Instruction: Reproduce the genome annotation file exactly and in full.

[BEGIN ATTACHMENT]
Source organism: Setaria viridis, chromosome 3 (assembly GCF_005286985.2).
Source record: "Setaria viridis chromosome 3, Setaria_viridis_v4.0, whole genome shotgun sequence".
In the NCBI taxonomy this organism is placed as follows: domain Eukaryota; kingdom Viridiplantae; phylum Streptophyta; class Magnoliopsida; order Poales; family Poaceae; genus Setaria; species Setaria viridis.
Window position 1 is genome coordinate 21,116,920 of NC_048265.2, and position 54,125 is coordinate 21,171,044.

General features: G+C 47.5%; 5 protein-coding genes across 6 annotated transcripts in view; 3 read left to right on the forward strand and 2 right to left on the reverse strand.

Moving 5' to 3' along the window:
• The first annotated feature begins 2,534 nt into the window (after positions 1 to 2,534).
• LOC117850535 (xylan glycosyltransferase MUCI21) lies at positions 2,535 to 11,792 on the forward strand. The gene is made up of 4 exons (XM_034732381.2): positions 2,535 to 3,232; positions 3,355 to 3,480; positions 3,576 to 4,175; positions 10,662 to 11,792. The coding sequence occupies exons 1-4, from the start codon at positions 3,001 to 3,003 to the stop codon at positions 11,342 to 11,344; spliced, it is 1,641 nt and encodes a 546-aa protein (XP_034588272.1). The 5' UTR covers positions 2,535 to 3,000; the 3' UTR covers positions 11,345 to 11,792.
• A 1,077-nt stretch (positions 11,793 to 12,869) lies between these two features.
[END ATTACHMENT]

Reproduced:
Source organism: Setaria viridis, chromosome 3 (assembly GCF_005286985.2).
Source record: "Setaria viridis chromosome 3, Setaria_viridis_v4.0, whole genome shotgun sequence".
In the NCBI taxonomy this organism is placed as follows: domain Eukaryota; kingdom Viridiplantae; phylum Streptophyta; class Magnoliopsida; order Poales; family Poaceae; genus Setaria; species Setaria viridis.
Window position 1 is genome coordinate 21,116,920 of NC_048265.2, and position 54,125 is coordinate 21,171,044.

General features: G+C 47.5%; 5 protein-coding genes across 6 annotated transcripts in view; 3 read left to right on the forward strand and 2 right to left on the reverse strand.

Moving 5' to 3' along the window:
• The first annotated feature begins 2,534 nt into the window (after positions 1 to 2,534).
• LOC117850535 (xylan glycosyltransferase MUCI21) lies at positions 2,535 to 11,792 on the forward strand. The gene is made up of 4 exons (XM_034732381.2): positions 2,535 to 3,232; positions 3,355 to 3,480; positions 3,576 to 4,175; positions 10,662 to 11,792. The coding sequence occupies exons 1-4, from the start codon at positions 3,001 to 3,003 to the stop codon at positions 11,342 to 11,344; spliced, it is 1,641 nt and encodes a 546-aa protein (XP_034588272.1). The 5' UTR covers positions 2,535 to 3,000; the 3' UTR covers positions 11,345 to 11,792.
• A 1,077-nt stretch (positions 11,793 to 12,869) lies between these two features.